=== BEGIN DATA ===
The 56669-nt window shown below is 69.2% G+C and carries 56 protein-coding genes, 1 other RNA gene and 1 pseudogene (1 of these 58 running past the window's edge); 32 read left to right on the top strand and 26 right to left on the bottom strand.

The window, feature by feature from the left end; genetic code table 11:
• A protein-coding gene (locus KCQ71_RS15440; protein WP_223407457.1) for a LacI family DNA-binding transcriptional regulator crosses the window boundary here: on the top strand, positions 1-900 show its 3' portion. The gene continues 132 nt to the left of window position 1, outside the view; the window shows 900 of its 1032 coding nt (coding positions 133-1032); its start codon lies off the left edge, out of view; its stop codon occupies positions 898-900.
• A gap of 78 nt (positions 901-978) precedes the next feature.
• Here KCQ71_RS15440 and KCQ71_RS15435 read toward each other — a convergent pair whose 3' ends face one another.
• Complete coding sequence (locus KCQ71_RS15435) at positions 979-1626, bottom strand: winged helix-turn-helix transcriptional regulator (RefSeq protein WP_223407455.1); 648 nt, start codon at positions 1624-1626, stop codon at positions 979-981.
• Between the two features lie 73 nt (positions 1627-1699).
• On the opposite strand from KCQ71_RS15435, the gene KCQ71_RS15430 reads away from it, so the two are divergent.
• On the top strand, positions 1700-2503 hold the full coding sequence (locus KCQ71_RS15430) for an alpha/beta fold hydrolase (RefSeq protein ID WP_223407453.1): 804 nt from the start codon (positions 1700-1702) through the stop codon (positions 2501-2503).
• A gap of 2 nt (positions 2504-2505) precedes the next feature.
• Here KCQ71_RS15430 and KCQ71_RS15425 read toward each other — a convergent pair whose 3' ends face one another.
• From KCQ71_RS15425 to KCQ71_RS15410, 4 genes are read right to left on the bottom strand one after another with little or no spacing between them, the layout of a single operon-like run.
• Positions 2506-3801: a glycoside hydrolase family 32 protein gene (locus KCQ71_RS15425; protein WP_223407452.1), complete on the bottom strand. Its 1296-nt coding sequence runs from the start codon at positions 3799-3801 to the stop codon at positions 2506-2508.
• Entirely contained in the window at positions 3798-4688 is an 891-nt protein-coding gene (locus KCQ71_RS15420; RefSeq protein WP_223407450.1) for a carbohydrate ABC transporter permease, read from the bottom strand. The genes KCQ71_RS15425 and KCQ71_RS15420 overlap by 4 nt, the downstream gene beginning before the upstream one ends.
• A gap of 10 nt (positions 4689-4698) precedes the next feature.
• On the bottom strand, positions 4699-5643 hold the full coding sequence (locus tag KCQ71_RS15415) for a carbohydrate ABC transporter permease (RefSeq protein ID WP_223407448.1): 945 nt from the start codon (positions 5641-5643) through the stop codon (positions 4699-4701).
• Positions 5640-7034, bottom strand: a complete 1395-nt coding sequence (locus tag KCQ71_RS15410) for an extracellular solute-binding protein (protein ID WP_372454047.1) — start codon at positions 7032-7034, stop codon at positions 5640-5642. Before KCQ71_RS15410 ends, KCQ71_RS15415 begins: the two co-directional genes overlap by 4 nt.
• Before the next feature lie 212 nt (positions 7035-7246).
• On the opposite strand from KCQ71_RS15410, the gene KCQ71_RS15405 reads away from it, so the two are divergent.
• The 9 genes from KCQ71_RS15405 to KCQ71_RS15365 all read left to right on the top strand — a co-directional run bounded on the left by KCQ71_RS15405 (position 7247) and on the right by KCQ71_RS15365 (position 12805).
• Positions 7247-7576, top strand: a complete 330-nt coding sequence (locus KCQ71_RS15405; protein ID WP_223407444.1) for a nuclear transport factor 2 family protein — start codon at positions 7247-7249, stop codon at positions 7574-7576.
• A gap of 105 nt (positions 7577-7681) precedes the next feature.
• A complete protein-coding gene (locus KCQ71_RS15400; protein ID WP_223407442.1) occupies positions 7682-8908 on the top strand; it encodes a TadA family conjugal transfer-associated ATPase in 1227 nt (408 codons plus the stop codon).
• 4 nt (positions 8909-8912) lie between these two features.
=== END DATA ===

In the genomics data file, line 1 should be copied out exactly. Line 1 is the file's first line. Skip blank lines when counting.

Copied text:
The 56669-nt window shown below is 69.2% G+C and carries 56 protein-coding genes, 1 other RNA gene and 1 pseudogene (1 of these 58 running past the window's edge); 32 read left to right on the top strand and 26 right to left on the bottom strand.